When your whole community has been devastated by a flood, where do you turn for help? Insurance and institutional help is important, but complicated, slow and often inadequate. Neighbors are in the same situation you are in. Volunteers are willing to come and help, but after the initial response the volunteer stream slows down dramatically.
Just after Christmas in 2004 many countries were hit by a tsunami that killed hundreds of thousands and people and destroyed the coastal communities almost entirely. In Sri Lanka, over 30,000 people died in minutes and close to 400,000 were left homeless. The Methodist Church has been established in Sri Lanka since 1814. It provided an incredible and years-long response to the coastal communities and the people who had lost everything.
Near the city of Batticoloa on the eastern coast of the country, a refugee camp was occupied with thousands of displaced people. I had the privilege of accompanying one of the Methodist pastors there who had interviewed candidates to receive a home built by the Methodist Church’s relief effort. He took me through the refugee camp and into the surrounding country. Their church team had put forward a dozen people to receive a home. Among the recipients was a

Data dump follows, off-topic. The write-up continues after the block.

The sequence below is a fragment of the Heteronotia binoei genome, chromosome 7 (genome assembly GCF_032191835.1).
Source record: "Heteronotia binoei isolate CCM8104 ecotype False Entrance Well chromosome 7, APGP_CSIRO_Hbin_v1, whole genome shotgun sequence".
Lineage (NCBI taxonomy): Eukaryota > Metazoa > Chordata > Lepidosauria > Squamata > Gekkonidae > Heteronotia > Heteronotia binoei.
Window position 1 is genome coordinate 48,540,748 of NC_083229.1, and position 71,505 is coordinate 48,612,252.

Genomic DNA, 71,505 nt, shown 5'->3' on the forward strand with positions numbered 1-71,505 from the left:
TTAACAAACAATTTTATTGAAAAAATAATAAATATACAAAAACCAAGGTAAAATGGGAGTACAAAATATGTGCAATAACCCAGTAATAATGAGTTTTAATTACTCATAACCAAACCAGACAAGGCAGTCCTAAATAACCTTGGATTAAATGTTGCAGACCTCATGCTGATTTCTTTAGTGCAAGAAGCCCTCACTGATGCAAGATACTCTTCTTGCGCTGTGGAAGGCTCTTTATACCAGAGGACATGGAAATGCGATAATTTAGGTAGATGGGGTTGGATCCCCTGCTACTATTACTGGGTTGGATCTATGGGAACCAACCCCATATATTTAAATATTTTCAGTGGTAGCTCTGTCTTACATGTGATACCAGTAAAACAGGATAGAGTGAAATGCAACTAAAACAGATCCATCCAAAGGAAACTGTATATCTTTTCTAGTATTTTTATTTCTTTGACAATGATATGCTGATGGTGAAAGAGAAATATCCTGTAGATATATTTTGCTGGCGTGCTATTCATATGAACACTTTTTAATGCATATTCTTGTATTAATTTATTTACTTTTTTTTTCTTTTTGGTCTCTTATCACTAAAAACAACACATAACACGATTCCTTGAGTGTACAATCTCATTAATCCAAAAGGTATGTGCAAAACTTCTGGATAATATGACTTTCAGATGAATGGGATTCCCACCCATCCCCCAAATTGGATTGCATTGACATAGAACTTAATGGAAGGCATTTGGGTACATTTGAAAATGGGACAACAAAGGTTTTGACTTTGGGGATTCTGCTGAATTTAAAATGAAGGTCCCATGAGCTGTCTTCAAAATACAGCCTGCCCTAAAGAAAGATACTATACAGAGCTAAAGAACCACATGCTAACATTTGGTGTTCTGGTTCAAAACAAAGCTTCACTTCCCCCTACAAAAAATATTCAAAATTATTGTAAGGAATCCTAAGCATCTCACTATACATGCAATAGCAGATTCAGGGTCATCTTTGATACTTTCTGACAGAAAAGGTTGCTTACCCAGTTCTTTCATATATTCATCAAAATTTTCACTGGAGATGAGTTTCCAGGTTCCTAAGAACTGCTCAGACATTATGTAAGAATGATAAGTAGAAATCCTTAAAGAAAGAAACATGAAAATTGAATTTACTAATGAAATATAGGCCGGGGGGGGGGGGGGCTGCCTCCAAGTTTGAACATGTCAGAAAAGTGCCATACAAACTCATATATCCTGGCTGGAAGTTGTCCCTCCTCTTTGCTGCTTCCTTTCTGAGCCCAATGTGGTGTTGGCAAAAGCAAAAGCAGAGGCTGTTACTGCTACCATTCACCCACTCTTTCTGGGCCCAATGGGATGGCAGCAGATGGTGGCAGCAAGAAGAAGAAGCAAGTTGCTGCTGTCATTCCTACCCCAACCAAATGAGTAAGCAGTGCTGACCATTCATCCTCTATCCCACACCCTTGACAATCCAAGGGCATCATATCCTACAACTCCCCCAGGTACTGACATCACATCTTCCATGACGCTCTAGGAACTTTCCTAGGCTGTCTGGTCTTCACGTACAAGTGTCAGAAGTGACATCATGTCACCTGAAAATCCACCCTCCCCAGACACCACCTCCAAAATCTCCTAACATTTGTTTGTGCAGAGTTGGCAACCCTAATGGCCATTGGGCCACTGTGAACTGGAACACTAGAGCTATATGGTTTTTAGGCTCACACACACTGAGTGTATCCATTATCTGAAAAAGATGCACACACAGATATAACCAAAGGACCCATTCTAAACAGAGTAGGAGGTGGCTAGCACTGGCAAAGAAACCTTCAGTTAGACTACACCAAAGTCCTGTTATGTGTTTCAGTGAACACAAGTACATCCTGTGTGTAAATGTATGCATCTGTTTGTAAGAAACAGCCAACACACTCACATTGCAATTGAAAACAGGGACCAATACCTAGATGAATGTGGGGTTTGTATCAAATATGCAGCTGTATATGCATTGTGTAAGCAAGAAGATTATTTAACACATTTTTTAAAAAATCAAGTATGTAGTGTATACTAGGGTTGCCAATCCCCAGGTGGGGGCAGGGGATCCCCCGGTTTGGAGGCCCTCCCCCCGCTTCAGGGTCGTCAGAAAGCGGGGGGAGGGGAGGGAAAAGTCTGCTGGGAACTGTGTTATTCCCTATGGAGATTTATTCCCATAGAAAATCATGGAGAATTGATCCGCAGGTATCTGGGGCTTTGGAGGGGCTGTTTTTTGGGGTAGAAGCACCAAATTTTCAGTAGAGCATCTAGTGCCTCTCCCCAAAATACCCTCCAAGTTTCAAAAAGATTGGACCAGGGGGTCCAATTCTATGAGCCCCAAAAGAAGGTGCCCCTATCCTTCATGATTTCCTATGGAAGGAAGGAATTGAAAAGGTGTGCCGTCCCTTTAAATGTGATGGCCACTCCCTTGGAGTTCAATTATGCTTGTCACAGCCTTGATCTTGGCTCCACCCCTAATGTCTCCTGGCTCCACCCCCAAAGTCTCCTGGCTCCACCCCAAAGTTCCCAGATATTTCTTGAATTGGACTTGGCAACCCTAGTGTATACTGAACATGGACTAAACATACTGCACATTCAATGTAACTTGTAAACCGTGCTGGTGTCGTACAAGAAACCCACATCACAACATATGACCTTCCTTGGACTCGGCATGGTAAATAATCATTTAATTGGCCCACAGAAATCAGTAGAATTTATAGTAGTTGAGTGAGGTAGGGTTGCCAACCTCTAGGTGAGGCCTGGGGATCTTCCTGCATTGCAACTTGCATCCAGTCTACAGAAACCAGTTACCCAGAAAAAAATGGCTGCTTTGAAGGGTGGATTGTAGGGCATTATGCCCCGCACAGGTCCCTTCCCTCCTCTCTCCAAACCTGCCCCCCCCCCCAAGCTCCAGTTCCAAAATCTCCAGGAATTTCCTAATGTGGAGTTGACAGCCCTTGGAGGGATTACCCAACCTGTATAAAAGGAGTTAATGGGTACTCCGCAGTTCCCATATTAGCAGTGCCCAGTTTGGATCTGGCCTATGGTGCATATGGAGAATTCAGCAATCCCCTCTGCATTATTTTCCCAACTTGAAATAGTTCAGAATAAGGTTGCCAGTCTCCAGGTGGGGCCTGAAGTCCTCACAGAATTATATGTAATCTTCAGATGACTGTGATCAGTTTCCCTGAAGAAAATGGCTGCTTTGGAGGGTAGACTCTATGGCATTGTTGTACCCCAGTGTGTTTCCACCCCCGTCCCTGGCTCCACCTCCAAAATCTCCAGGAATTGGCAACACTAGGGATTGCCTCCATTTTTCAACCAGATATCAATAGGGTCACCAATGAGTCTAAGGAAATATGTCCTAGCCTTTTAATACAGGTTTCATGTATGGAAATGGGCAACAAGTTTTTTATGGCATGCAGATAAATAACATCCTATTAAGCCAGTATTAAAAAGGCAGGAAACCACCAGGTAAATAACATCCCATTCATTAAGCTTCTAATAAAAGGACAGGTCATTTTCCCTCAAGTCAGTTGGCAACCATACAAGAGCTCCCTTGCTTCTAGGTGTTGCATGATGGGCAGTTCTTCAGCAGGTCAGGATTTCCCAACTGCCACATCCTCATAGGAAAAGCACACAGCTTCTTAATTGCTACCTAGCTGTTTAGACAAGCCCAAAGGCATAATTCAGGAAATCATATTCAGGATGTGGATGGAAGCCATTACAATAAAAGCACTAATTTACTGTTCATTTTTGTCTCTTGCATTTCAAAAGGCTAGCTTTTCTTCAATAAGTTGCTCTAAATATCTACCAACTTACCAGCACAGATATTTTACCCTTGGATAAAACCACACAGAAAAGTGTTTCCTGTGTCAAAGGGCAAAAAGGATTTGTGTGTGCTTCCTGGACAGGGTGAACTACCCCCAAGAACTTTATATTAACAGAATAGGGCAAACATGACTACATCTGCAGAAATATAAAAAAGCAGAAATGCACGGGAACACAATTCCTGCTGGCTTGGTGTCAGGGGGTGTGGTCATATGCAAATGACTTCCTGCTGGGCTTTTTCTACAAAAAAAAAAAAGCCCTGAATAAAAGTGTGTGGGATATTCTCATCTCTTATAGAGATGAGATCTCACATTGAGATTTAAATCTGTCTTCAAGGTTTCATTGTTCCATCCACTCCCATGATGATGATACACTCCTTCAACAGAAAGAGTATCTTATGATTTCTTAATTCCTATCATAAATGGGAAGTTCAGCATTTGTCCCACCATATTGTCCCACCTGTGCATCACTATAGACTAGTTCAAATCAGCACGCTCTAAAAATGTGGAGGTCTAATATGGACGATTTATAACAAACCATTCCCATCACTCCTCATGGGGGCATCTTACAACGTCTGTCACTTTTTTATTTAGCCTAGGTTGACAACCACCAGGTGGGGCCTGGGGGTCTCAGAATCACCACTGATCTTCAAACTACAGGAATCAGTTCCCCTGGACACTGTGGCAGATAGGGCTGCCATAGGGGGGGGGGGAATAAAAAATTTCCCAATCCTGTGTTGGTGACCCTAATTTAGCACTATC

former Tamil child soldier from the ongoing civil war whose home had been washed away. We met an older Muslim woman whose refuge was a mud hut in the middle of a swamp. None of the people this pastor and his church put forward were Methodists.
As I traveled back to the capital, I asked the General Secretary of the Methodist Church about the young pastor and his church. He told me, “Their church building was washed away in the Tsunami and most of the church members also lost their homes. The pastor and his family are living in the refugee camp as well since his parsonage was destroyed.”
“Why didn’t they ask us to help build homes for the church members?” I asked.
“Steve,” he said, “They have each other to depend on and to get through this together. They also have the whole church to rely on to get through it. The people they put forward were people who have no one to help them, no one to advocate for them. If they aren’t the church for those people, who will be?”
There are years of rebuilding and grief to endure after a community wide disaster. Just as Jesus came to join us in our brokenness and weakness, so the church is best the body of Christ when we are for people who have no one to accompany them in their brokenness. If we aren’t the church for these people, who will be? Will you help Louisiana recover? Go to www.la-umc.org to offer your help.